The town today emanates a zeal for adventure that is palpable among the tourists and hikers in heavy-duty boots. Though most people head to Chamonix to ski or indulge in adrenalin-fuelled activities, I choose to be the contrarian, intent on getting under the skin of the town and discovering its history, architecture and heritage. As I walk around the town with Bernadette, she points out that every corner has some reference to the mountains and climbers or mountain memorabilia and most streets are named after climbers and Alpinists. From the motifs of peaks and mountain goats that adorn shop fronts, to the murals on walls, everything weaves into its fabric, the story of how this town has always thrived on the mountains. At the popular chocolate shop Aux Petits Gourmands, the latest offering is a specially moulded, snowcapped mini-mountain housed in a long, narrow box. At the Catholic Church of St Michel, I see two beautiful, modern stained-glass windows showing skiers and sledders whizzing down the slopes.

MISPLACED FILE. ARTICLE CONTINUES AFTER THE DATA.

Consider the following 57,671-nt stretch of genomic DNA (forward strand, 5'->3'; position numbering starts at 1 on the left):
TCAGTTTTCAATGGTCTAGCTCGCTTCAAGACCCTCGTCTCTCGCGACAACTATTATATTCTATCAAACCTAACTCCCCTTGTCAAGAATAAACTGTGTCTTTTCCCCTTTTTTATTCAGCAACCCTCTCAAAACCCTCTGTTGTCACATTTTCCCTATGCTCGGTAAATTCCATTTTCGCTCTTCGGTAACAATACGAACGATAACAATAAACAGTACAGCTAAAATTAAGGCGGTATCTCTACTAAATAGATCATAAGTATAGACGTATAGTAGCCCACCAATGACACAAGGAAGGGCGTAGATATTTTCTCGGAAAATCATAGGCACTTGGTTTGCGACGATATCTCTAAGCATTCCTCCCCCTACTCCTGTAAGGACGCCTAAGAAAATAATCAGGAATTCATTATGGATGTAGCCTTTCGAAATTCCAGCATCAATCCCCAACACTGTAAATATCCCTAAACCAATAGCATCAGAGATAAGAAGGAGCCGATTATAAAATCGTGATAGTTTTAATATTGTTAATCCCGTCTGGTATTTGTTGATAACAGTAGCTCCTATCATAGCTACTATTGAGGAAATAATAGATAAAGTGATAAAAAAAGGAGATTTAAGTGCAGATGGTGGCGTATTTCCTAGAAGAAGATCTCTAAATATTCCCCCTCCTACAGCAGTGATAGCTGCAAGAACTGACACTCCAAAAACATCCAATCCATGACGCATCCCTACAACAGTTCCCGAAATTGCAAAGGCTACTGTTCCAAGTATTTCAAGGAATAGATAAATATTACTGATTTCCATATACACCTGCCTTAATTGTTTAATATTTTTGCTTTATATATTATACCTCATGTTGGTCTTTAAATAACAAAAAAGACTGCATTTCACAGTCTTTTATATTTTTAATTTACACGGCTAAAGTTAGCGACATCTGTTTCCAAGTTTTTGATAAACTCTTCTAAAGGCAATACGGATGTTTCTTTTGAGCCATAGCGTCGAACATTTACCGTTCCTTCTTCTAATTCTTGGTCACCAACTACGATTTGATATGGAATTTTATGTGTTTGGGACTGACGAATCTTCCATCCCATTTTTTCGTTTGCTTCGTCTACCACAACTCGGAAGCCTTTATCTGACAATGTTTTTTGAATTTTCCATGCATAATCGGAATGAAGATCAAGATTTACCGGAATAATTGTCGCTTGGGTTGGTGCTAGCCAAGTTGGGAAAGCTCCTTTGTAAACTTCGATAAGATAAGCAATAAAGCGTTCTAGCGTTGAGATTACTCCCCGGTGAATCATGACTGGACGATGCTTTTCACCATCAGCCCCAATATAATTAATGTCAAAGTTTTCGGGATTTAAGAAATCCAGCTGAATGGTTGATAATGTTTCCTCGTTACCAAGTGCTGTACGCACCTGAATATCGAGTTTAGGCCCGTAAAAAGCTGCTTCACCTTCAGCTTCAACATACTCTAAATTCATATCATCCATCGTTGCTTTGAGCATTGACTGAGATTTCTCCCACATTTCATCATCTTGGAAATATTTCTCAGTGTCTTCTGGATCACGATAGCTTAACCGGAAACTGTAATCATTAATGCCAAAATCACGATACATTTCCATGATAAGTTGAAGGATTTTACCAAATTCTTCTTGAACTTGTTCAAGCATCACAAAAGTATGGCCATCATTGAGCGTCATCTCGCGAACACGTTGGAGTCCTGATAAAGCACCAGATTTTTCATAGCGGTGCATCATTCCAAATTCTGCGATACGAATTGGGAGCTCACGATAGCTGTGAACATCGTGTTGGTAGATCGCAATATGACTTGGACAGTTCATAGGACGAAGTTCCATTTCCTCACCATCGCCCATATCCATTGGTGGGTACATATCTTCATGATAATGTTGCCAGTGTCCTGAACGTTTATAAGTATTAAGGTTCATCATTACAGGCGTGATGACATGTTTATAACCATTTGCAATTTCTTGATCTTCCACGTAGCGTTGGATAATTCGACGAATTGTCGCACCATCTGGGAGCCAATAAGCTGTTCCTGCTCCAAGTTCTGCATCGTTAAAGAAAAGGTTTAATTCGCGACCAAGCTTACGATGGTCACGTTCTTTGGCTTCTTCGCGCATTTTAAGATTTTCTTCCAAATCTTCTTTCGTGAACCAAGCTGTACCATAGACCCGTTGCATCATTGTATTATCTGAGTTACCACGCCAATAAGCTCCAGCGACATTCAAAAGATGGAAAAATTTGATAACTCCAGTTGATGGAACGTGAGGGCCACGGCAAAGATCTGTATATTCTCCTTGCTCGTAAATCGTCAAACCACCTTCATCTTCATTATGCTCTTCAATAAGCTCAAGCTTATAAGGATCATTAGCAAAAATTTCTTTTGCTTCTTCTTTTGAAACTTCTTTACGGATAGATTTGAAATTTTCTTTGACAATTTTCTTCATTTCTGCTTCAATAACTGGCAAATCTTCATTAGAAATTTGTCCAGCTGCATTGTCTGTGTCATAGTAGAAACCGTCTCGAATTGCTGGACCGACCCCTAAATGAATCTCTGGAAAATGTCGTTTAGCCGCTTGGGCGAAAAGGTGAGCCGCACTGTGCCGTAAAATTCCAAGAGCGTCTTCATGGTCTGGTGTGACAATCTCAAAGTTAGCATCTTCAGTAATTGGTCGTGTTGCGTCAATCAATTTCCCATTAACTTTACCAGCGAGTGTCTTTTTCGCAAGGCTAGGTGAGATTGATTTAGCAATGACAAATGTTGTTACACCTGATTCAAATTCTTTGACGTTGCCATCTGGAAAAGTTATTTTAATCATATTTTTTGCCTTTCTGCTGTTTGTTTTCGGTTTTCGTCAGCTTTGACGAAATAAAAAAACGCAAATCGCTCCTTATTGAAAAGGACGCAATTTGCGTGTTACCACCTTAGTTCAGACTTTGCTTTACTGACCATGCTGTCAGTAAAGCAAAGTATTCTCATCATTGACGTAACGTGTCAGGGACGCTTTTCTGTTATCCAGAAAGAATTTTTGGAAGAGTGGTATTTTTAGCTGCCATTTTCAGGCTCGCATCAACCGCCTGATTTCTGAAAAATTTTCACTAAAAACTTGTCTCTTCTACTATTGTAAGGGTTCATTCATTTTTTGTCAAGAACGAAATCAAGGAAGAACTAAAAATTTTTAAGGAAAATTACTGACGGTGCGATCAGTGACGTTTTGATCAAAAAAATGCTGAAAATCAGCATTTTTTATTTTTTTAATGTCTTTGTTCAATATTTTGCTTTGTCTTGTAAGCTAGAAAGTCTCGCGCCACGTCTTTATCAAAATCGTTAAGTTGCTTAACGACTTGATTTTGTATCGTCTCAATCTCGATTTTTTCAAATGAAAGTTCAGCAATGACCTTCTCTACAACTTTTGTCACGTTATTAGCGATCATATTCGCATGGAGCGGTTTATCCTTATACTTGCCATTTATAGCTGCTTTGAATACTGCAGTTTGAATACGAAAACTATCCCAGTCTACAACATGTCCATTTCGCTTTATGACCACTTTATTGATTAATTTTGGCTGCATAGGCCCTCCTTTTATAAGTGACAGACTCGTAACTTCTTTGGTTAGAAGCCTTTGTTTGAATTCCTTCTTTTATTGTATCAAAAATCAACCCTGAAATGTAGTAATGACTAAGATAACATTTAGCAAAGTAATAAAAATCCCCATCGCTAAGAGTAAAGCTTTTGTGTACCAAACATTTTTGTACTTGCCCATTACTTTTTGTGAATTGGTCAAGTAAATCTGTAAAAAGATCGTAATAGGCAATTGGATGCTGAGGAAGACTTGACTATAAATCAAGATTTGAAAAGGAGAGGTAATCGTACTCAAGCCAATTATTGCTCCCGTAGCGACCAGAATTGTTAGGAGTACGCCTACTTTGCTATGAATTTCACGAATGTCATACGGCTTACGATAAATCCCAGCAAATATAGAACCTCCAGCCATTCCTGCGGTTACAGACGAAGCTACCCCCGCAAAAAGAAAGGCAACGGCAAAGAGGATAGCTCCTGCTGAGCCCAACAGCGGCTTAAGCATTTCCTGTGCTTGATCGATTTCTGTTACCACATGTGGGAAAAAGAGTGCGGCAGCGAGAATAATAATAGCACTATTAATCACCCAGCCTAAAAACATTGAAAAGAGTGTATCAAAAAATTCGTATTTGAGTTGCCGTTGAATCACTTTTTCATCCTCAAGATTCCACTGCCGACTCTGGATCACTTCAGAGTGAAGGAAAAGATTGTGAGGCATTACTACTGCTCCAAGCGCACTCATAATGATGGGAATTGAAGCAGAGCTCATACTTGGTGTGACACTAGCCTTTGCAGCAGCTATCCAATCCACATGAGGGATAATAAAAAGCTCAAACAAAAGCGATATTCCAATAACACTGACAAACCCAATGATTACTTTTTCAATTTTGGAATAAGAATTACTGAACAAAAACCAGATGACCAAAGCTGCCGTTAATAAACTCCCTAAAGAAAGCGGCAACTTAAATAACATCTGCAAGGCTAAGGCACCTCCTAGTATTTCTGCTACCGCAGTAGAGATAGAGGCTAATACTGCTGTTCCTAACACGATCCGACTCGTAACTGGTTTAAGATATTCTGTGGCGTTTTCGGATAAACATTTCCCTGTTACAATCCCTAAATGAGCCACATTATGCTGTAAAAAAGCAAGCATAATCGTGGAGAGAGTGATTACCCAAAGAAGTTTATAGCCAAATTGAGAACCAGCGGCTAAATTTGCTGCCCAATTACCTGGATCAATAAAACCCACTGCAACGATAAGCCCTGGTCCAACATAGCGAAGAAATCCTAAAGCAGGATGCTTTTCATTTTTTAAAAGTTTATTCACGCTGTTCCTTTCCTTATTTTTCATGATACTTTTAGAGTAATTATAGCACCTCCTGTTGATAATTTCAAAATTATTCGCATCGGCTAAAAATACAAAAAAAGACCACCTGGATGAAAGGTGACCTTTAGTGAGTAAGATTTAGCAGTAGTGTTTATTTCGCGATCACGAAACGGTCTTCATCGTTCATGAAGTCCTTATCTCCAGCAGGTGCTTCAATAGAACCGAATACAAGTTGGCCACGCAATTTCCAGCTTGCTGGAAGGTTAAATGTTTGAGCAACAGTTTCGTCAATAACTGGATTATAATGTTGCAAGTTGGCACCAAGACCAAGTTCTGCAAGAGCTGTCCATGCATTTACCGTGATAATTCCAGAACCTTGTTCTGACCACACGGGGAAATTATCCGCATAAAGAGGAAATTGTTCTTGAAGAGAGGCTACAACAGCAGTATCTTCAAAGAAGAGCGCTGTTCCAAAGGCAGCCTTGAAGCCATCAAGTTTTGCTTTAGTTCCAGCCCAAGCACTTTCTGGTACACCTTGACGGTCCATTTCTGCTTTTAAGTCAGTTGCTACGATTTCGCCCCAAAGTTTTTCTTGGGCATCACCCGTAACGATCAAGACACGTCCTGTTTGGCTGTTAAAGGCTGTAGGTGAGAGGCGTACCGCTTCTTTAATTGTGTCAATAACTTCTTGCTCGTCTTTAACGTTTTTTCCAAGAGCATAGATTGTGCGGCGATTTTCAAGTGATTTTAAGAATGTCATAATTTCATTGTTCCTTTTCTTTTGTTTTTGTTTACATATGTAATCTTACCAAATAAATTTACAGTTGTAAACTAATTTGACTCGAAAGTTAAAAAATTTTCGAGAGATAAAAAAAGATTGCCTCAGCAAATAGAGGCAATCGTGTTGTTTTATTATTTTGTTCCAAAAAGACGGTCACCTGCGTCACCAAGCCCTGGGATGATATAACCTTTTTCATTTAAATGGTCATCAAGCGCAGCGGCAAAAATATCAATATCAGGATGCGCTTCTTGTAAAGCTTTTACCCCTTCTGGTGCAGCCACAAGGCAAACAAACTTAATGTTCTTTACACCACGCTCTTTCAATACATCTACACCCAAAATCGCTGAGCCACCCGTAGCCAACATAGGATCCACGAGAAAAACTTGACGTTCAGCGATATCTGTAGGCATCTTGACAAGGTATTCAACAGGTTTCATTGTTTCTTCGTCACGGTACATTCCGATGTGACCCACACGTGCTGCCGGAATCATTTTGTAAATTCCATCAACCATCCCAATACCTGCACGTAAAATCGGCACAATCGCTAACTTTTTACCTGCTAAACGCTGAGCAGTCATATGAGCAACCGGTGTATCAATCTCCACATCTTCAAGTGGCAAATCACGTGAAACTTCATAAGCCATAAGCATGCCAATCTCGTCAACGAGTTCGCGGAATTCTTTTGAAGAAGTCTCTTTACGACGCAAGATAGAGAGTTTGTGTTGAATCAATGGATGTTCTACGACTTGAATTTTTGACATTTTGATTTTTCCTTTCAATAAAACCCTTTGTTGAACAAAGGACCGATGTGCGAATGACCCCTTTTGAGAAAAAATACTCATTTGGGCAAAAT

There are statues and monuments dedicated to the first climbers of Mont Blanc, as well as charming squares named after them. Two distinctive statues form the centrepiece of the town. One has two characters; Balmat and de Saussure. It is a dramatic one: two men, one of them pointing to Mont Blanc with an outstretched arm. The single figure statue is of Dr Paccard. Horace-Bénédict de Saussure was an 18th-century geologist and scientist who offered a monetary prize in 1760, to the first person to get to the top of Mt Blanc. On August 8, 1786, the reward was claimed by two local men who climbed the mountain from the Chamonix valley. They were Jacques Balmat, a hunter and crystal collector, and Dr Michel Gabriel Paccard, a doctor. A bronze statue was erected in the town’s main square in 1887 to commemorate the centenary of the first ascent. “The architecture of Chamonix reminds me of pieces of a jigsaw puzzle scattered all over the town,” says Bernadette as she points out different buildings to me. There are diverse styles, from Art Deco to Neo Classical and Modern, rubbing shoulders with each other and in complete harmony! At the famous Exposition Universelle in Paris in 1900, there were lots of interesting exhibits—a wonderful Art Nouveau Swiss pavilion in the shade of bubble gum pink was incorporated into a small humble hotel, which was transformed by its owners later into café La Terrace. Today that café is a local landmark, overlooking the jade green waters of the Arve river and with a view of Mt Blanc.